Depending on the flexible work schedule chosen, may decrease external childcare hours and costs. It needs to be clear that for all but a handful of jobs, working from home still requires childcare because you can't work effectively while also entertaining a toddler. However, if a couple both have flexible schedules, Mom can go into the office at 6:00 a.m. and Dad can get the kids ready for school. Mom's 8-hour day is finished by 2:00 p.m. and she can meet the bus at 3:00 p.m., while Dad starts his workday at 9:30 a.m. The result is two full-time jobs and incomes with no childcare costs.
Flexibility to better meet family and personal needs
Reduced commuting time and gas expenses
Have more control over your time schedule and working environment
Can work during the hours that fit your energy cycles best
Boosts employee morale
Reduces tardiness and absenteeism
Reduces employee turnover
Enhances company image as a family-friendly place to work
Difficult for office-based staff to work as effectively with telecommuting staff
Working from home may mislead loved ones about your availability
No clear dividing line between home and work
Some employees may not work efficiently without supervision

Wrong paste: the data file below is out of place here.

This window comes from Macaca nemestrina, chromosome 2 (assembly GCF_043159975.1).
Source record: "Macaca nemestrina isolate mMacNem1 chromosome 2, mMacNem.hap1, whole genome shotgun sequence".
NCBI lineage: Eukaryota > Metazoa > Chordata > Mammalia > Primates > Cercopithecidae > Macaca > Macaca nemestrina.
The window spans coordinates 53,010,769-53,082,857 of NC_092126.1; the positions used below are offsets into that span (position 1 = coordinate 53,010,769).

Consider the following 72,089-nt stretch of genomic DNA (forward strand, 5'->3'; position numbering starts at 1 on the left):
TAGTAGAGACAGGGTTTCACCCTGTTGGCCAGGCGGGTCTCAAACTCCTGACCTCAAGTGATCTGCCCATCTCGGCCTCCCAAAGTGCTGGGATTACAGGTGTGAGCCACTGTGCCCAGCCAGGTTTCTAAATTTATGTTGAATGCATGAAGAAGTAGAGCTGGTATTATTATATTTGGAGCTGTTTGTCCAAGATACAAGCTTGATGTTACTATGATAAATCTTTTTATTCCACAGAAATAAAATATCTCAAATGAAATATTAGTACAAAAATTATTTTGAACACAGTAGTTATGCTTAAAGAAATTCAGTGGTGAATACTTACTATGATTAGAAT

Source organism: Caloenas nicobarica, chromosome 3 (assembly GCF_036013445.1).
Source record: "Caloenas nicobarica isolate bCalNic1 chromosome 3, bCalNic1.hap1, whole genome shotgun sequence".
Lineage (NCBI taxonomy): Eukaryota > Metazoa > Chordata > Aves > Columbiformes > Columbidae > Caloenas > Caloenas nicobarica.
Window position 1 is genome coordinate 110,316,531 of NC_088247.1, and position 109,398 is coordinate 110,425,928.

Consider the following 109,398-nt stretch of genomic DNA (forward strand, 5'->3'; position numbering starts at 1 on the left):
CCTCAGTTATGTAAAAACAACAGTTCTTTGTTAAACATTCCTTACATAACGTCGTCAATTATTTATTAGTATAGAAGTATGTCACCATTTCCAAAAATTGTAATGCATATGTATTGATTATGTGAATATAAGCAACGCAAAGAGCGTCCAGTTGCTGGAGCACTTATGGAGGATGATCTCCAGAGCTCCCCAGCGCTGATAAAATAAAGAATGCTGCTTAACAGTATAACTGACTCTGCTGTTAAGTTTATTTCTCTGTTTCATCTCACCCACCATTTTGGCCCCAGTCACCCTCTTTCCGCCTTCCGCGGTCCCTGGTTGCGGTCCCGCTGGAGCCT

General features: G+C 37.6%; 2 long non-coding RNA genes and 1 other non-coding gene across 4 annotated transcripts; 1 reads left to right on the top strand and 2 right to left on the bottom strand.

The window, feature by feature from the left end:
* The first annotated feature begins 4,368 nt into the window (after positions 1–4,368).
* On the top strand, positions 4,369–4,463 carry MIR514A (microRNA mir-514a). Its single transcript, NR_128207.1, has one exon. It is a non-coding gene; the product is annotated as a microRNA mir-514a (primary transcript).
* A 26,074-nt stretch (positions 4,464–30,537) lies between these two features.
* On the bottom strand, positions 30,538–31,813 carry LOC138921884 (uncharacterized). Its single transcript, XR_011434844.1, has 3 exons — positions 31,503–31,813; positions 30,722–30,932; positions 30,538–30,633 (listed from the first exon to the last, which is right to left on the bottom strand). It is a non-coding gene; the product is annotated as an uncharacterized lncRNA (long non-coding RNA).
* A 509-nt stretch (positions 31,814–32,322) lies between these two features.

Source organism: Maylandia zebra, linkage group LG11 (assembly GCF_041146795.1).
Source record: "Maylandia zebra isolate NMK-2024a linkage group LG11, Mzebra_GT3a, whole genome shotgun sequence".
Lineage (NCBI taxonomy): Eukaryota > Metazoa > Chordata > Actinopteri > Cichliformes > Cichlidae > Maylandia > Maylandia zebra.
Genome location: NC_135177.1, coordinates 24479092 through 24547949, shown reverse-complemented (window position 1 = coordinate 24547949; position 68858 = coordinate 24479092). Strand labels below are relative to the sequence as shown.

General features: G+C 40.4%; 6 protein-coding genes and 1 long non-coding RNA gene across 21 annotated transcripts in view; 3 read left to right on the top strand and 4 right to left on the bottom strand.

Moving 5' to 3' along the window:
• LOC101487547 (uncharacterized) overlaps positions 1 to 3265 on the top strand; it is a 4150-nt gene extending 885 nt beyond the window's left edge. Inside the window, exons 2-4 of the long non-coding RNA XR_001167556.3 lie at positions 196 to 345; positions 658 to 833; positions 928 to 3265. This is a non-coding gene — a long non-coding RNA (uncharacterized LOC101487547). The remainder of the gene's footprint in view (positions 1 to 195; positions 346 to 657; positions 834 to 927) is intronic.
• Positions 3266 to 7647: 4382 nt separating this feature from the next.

Compressed work weeks may mean client availability suffers
Feelings of unfairness when only certain employees have work that can be done remotely
Employers Gain Commitment
With flexible work schedules, employers experience benefits as well. Giving up some control of work schedules gives increased employee morale, engagement, and commitment to the organization. The option also reduces employee turnover, absenteeism, and tardiness by allowing workers to flex hours around home and family obligations. The flow of projects and work may increase as employees are able to work when they accomplish most, feel freshest, and enjoy working.
Employer Business Improvements
Offering flexible work schedules will increase your ability to recruit outstanding employees. You will develop an image as an employer of choice with family-friendly flexible work schedules. Providing options can extend your hours of operation which is especially important for departments such as customer service.
Cloud technology allows workers to touch documents outside the office environment. In some businesses, this allows the company to expand its area of service to other time zones or even globally. Using remote worker options, the business can hire workers from areas where hourly wages are lower and reduce their compensation overhead. However, care must be taken that the drive to lower wages does not harm the quality product of the service you provide.